Playing With Deep Time
What if we looked at the deep future as a collaborative multi-species project? This collaboratory brings together people interested in the exploration of deep time using playful storytelling practices like Nordic LARP and other forms of role-play.
Photo by Brett Sayles from Pexels
This collaboratory ran from the Summer of 2020 to the summer of 2021. For a free download of the role-playing game that was developed as part of the project, called Long Story: a deep time LARP, check out the this link (https://lodbeke.itch.io/long-story-a-deep-time-larp).
A hyper-text called Long Story (short), based on the role-playing game was released as part of an online exhibition called After Progress in 2021. You can check it out here (https://lodbeke.itch.io/long-story-short).
The last couple of years have seen a number of books published that evince a growing fascination with deep time, no doubt caused by the increasing awareness of the entanglement between human history and earth history as a result of climate change. This collaboratory stems from a similar interest in deep time and it asks many of the same questions, questions that speak to the concerns of the environmental humanities more generally: how can we start thinking of the future as a more-than-human project; how can we become better ancestors; and how can we imagine the sustainable futures by which we can pull ourselves out of the mire of the present?
More practically, this collaboratory considers the emotional, ethical, and imaginative challenge of engaging with deep time – which can engender feelings of alienation and indifference. This is why we want to explore how we can design encounters with deep time that evoke a sense of agency and responsibility instead, by leveraging the power of imaginative, social play. We are inspired by the philosophy of the New Games Movement of the late 60s and 70s (and the call for its revival in Pearce et al. 2007) which encourages more collaborative, inclusive, and social play, arguing that such play has the politically subversive potential to reorient people to each other and to the world. Bolstered by a similar optimism we want to explore the practice of LARP as a way to engage with the challenge of deep time, by, among other things, designing one ourselves.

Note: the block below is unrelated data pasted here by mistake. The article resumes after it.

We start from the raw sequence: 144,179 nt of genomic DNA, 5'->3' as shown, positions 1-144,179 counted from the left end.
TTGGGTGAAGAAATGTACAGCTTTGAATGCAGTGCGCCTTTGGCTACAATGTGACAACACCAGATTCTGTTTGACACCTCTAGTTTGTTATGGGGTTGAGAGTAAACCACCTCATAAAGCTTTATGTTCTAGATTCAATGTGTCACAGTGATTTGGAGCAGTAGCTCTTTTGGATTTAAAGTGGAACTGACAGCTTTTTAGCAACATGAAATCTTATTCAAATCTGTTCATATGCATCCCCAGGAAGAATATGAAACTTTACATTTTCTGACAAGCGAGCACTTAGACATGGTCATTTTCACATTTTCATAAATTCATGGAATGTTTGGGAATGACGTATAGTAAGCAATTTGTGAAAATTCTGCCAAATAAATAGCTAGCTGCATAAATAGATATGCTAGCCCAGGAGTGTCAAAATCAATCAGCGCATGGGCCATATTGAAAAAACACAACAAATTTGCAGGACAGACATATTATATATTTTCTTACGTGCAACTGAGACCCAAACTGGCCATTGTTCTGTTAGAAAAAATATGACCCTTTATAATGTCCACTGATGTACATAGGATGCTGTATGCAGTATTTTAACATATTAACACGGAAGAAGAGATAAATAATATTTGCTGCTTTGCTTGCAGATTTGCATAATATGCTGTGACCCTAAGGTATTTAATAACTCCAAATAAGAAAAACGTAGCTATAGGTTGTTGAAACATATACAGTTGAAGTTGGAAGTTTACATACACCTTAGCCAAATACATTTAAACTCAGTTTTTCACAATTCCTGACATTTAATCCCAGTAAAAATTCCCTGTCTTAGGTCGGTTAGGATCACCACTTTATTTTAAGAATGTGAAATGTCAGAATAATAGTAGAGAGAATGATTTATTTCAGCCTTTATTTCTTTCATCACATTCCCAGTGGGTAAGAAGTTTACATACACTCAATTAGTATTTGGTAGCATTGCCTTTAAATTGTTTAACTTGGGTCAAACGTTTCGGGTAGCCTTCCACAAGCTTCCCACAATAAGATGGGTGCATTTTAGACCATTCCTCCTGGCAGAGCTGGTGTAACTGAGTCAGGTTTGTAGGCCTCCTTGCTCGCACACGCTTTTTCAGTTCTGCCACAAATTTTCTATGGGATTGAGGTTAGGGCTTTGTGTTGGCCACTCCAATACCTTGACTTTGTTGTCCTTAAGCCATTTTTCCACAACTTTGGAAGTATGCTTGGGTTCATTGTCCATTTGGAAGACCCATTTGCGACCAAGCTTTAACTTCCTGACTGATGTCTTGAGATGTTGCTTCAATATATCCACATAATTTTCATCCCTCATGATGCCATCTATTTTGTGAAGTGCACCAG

A Brief Introduction to Nordic LARP
LARP stands for live-action role-play. It is an activity that resembles improvisational theatre, but without the audience. LARP is about enacting a story together, and building a collective fantasy which may or may not require costumes, atmospheric locations, and rule-systems. Nordic LARP describes a tradition of LARP prevalent in Norway, Sweden, Finland and Denmark which, although pluriform, has its own particular character. www.nordiclarp.org offers a helpful introduction.
“Steeped in societal traditions of non-profit self-organization in the Nordic countries, larps in the Nordics often are both created and played in a very collaborative way. The starting point usually is that all participants take equal part as players in a game with a shared responsibility for the atmosphere, story and experience. Non-player characters, monsters, and central plots, common in many other larp traditions, are rare.”
In addition, what sets Nordic LARPs apart is their relatively minimal rule-system. Rather, Nordic LARP uses a “workshop” phase as an integral part of the gaming experience to familiarise players with the narrative space, playing style, and consent mechanisms; as well as a “debrief” phase which offers space for reflection after the experience. This makes them exceptionally accessible, thought-provoking events.
This project understands game design and gameplay as forms of creative research practice. Its main goal will be the development of a deep time LARP, as well as the playing of said LARP with different focus groups. A record of these play-sessions will serve to study the usage of ludic and interactive methods of inquiry into the subject of deep time. In addition to organizing play sessions with different groups and in different contexts, the collaboratory will also organize smaller, online events to play existing role-playing games that feature time-related mechanics or narrative premises. We want to play these games in the hopes of learning something from the way they treat themes such as inheritance, decay, and evolution – as well as to kick-start a more general conversation about the value of performative role-play in the environmental humanities.
- Long Story: a Deep Time LARP was premiered at the annual Nordic LARP festival Knutepunkt, which was organized in Oslo in 2021. It was written by Laura op de Beke, with help by Una Hamilton Helle and Mark Dicker.
- In collaboration with Blindern's Dungeons and Dragons association we organized an evening of epic worldbuilding using the tabletop role-playing game Microscope. Microscope offers a fractal storytelling experience used to tell narratives of epic scale – like the terraforming of a planet, the evolution and extinction of a species, or the rise and fall of a civilization. Using post-it notes, players add periods, events, and scenes to flesh out a timeline.
- Long Story: a Deep Time LARP was part of the programming at Oslo's annual chamber-larp festival Grenselandet, 10-11 December.
- A hypertext game called Long Story (Short) is part of an online exhibition called After Progress, organized by Unit of Play, curated by Martin Savransky and Craig Lundy. The hypertext is an adaptation of the LARP, which for the longest time could not be playtested because of covid.
- The collaboratory developed a role-playing game that was released at OSEH's Environmental Humanities Symposium on June 10, 2022. Check it out here.